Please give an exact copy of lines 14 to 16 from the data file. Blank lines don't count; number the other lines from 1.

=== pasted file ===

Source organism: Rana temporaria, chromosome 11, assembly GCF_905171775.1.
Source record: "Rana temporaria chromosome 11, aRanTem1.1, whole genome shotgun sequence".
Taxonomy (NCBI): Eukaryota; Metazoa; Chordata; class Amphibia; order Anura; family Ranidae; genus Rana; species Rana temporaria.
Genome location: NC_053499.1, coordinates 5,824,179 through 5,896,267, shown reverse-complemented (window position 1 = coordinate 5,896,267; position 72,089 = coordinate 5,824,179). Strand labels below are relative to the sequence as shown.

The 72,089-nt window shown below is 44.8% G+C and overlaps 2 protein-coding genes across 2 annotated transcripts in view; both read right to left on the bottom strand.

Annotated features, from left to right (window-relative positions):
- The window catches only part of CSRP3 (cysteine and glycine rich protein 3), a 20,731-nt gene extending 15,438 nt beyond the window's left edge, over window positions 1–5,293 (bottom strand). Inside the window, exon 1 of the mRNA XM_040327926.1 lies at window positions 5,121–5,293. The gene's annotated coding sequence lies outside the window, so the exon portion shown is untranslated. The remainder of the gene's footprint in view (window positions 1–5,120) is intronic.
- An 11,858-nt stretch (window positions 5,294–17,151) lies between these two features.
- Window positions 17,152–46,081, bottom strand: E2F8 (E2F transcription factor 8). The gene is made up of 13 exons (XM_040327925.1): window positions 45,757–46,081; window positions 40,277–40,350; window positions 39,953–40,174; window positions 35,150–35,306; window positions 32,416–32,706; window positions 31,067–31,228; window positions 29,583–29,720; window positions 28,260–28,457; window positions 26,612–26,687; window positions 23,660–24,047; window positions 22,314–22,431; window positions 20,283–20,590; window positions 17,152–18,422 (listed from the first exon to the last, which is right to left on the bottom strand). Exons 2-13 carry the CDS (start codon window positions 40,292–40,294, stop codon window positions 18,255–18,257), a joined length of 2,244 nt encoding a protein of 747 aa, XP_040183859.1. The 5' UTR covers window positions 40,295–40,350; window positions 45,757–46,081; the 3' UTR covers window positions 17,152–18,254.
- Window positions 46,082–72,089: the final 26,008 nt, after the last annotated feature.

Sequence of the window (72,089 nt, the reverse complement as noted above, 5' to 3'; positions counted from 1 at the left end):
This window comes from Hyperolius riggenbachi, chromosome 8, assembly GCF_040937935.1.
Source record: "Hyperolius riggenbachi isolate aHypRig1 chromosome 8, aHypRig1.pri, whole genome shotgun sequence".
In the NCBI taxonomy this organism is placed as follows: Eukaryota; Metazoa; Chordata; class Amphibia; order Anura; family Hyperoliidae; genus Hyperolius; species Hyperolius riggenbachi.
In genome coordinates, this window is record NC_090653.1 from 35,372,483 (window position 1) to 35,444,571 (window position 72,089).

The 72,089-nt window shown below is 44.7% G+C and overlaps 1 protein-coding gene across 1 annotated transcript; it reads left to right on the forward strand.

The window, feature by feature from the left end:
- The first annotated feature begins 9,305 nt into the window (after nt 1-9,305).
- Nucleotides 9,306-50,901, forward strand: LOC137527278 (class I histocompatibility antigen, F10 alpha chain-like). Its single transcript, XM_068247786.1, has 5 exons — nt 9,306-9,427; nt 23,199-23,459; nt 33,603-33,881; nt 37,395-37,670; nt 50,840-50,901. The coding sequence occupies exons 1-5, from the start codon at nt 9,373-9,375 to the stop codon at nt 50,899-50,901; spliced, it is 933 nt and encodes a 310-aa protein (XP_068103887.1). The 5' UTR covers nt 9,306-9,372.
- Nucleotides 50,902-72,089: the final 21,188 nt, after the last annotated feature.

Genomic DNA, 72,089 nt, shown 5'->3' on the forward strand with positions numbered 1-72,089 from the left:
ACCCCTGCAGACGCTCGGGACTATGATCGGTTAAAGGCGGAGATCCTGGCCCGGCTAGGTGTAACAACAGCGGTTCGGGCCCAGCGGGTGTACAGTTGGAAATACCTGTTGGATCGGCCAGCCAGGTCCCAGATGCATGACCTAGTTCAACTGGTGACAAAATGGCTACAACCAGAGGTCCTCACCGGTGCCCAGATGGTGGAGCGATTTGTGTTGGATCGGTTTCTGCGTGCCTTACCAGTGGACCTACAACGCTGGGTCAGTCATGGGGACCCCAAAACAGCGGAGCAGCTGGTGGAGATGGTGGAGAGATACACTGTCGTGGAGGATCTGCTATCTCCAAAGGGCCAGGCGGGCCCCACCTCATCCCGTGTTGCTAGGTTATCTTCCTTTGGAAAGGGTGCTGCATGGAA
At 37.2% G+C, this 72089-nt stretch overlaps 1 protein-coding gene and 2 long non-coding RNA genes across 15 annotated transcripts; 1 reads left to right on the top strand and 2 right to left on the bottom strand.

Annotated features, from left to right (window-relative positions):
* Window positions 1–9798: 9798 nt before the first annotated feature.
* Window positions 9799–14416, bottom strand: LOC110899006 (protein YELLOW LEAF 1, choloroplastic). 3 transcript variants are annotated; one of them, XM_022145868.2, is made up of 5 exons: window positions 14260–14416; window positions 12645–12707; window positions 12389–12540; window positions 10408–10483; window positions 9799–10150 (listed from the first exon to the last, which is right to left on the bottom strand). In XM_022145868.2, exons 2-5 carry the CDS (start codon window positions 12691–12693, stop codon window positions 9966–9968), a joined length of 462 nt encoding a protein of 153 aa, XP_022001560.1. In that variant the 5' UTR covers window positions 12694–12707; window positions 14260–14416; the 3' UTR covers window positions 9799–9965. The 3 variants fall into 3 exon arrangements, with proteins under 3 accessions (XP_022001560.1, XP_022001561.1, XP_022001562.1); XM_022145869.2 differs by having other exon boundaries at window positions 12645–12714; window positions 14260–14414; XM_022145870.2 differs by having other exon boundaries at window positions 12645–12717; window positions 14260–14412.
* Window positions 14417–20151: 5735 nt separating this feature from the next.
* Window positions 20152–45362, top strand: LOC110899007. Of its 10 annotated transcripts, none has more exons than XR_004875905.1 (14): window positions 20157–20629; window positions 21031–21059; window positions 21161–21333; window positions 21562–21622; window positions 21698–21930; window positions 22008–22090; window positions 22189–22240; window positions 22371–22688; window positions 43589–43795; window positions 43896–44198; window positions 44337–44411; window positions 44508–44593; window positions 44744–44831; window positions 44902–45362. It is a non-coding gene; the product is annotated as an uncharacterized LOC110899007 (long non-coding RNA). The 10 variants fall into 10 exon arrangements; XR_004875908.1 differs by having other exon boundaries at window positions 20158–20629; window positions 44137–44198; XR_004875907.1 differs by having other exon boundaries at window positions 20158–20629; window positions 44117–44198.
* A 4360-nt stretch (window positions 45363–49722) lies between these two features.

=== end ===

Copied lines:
In the NCBI taxonomy this organism is placed as follows: Eukaryota; Metazoa; Chordata; class Amphibia; order Anura; family Hyperoliidae; genus Hyperolius; species Hyperolius riggenbachi.
In genome coordinates, this window is record NC_090653.1 from 35,372,483 (window position 1) to 35,444,571 (window position 72,089).

The 72,089-nt window shown below is 44.7% G+C and overlaps 1 protein-coding gene across 1 annotated transcript; it reads left to right on the forward strand.